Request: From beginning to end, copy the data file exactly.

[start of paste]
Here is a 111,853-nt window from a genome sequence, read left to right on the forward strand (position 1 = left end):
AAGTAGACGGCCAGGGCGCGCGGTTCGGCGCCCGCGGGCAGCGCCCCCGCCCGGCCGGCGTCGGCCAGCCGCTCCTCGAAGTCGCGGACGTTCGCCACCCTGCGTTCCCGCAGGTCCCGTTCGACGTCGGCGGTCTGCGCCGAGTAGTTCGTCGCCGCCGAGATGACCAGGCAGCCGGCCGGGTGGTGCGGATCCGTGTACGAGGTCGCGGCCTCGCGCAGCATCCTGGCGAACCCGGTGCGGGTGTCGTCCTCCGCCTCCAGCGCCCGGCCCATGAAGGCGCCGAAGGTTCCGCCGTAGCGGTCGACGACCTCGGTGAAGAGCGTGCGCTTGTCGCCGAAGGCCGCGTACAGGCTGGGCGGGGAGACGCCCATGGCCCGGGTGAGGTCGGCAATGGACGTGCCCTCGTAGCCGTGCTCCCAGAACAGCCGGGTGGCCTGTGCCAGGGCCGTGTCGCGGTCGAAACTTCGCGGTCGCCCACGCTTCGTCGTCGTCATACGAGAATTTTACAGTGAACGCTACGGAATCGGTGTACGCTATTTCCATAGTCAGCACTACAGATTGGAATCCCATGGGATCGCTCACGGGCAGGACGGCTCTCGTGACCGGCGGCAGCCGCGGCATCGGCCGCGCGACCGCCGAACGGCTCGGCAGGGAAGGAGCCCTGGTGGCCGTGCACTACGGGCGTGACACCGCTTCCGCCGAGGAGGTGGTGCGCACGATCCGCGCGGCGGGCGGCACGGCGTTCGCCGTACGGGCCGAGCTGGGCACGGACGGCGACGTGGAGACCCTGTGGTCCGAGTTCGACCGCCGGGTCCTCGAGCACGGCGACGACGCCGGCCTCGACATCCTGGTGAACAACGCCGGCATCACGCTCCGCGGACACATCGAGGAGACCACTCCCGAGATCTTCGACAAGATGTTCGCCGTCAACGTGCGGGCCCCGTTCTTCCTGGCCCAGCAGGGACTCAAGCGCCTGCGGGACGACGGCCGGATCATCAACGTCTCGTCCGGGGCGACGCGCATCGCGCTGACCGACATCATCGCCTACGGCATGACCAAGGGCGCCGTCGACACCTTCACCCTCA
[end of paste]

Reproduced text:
Here is a 111,853-nt window from a genome sequence, read left to right on the forward strand (position 1 = left end):
AAGTAGACGGCCAGGGCGCGCGGTTCGGCGCCCGCGGGCAGCGCCCCCGCCCGGCCGGCGTCGGCCAGCCGCTCCTCGAAGTCGCGGACGTTCGCCACCCTGCGTTCCCGCAGGTCCCGTTCGACGTCGGCGGTCTGCGCCGAGTAGTTCGTCGCCGCCGAGATGACCAGGCAGCCGGCCGGGTGGTGCGGATCCGTGTACGAGGTCGCGGCCTCGCGCAGCATCCTGGCGAACCCGGTGCGGGTGTCGTCCTCCGCCTCCAGCGCCCGGCCCATGAAGGCGCCGAAGGTTCCGCCGTAGCGGTCGACGACCTCGGTGAAGAGCGTGCGCTTGTCGCCGAAGGCCGCGTACAGGCTGGGCGGGGAGACGCCCATGGCCCGGGTGAGGTCGGCAATGGACGTGCCCTCGTAGCCGTGCTCCCAGAACAGCCGGGTGGCCTGTGCCAGGGCCGTGTCGCGGTCGAAACTTCGCGGTCGCCCACGCTTCGTCGTCGTCATACGAGAATTTTACAGTGAACGCTACGGAATCGGTGTACGCTATTTCCATAGTCAGCACTACAGATTGGAATCCCATGGGATCGCTCACGGGCAGGACGGCTCTCGTGACCGGCGGCAGCCGCGGCATCGGCCGCGCGACCGCCGAACGGCTCGGCAGGGAAGGAGCCCTGGTGGCCGTGCACTACGGGCGTGACACCGCTTCCGCCGAGGAGGTGGTGCGCACGATCCGCGCGGCGGGCGGCACGGCGTTCGCCGTACGGGCCGAGCTGGGCACGGACGGCGACGTGGAGACCCTGTGGTCCGAGTTCGACCGCCGGGTCCTCGAGCACGGCGACGACGCCGGCCTCGACATCCTGGTGAACAACGCCGGCATCACGCTCCGCGGACACATCGAGGAGACCACTCCCGAGATCTTCGACAAGATGTTCGCCGTCAACGTGCGGGCCCCGTTCTTCCTGGCCCAGCAGGGACTCAAGCGCCTGCGGGACGACGGCCGGATCATCAACGTCTCGTCCGGGGCGACGCGCATCGCGCTGACCGACATCATCGCCTACGGCATGACCAAGGGCGCCGTCGACACCTTCACCCTCA